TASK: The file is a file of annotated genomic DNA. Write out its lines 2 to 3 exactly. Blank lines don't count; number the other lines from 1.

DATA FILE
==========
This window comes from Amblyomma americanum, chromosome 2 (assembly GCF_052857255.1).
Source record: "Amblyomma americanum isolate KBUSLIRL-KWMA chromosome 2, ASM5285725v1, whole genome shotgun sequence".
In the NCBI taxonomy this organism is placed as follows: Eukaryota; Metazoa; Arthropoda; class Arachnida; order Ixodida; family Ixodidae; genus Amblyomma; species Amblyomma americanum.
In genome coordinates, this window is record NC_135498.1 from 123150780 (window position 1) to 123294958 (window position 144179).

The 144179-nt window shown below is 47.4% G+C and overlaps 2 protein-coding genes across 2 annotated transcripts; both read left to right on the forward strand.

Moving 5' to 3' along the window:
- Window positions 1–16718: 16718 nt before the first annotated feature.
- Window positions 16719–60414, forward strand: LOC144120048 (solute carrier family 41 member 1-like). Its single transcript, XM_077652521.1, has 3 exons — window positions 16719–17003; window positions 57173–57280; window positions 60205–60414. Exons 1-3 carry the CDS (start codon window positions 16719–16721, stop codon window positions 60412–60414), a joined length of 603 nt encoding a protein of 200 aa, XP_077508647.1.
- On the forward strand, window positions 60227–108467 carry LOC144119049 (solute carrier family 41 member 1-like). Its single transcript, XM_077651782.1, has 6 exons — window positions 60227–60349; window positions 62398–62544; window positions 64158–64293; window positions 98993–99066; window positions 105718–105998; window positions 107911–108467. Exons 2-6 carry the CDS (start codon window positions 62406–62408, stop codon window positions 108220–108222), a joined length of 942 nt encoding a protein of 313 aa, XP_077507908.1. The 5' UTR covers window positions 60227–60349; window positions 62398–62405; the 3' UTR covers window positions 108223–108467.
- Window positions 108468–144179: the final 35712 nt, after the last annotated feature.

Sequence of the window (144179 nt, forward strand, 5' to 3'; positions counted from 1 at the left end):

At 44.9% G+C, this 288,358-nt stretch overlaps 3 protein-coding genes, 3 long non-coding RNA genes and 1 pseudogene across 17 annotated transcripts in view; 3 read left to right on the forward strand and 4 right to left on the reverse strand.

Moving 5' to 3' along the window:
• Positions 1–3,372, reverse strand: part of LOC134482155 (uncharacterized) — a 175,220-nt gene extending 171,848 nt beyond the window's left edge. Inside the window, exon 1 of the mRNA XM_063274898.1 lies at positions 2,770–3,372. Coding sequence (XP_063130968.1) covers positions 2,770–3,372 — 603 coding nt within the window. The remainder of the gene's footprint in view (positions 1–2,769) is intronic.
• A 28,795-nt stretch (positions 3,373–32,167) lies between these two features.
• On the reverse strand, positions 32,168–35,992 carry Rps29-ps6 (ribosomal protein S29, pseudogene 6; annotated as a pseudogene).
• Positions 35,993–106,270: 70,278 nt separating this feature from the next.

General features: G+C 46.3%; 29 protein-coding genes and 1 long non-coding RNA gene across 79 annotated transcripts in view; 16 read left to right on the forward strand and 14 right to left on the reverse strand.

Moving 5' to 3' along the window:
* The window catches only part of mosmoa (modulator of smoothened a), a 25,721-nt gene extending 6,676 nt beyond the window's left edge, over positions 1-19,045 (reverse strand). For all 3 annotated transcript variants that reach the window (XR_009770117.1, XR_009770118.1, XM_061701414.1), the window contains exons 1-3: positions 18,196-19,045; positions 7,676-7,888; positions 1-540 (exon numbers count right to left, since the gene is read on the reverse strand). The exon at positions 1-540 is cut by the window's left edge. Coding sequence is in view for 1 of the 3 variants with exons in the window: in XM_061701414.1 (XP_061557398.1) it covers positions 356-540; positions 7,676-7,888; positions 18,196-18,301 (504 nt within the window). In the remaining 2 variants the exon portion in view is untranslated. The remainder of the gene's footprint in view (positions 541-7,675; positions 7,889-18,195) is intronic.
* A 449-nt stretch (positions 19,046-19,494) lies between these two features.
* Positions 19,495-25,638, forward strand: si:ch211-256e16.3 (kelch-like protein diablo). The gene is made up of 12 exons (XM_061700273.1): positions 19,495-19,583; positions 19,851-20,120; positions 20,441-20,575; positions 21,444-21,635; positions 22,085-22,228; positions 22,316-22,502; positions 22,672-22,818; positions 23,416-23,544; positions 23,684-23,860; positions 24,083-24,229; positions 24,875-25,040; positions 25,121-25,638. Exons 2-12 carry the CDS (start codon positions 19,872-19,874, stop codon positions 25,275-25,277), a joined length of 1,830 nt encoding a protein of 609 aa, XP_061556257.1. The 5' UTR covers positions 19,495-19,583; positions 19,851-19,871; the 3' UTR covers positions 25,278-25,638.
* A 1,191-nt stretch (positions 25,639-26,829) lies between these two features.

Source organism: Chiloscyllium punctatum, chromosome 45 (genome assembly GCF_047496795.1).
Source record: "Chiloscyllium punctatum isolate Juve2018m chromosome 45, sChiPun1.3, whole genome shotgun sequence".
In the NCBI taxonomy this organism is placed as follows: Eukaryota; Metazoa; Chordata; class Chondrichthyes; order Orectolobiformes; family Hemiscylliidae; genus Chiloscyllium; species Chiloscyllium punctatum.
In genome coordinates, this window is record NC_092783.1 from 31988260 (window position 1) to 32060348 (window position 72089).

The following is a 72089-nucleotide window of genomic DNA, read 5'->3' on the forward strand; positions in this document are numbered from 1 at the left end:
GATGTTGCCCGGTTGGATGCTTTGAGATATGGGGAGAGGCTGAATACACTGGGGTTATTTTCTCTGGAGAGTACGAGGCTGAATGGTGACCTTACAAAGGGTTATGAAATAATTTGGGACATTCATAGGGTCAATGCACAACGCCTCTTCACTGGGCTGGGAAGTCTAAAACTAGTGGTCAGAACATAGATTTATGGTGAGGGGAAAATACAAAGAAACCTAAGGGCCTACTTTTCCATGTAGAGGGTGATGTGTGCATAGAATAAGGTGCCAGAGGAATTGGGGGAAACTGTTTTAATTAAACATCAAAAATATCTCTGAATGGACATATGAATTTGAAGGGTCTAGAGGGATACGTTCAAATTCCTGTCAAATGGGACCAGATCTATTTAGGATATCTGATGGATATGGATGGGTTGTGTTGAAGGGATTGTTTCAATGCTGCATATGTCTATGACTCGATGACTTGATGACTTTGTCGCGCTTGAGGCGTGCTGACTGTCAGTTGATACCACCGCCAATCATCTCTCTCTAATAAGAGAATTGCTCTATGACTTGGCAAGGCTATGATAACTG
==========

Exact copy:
Source record: "Amblyomma americanum isolate KBUSLIRL-KWMA chromosome 2, ASM5285725v1, whole genome shotgun sequence".
In the NCBI taxonomy this organism is placed as follows: Eukaryota; Metazoa; Arthropoda; class Arachnida; order Ixodida; family Ixodidae; genus Amblyomma; species Amblyomma americanum.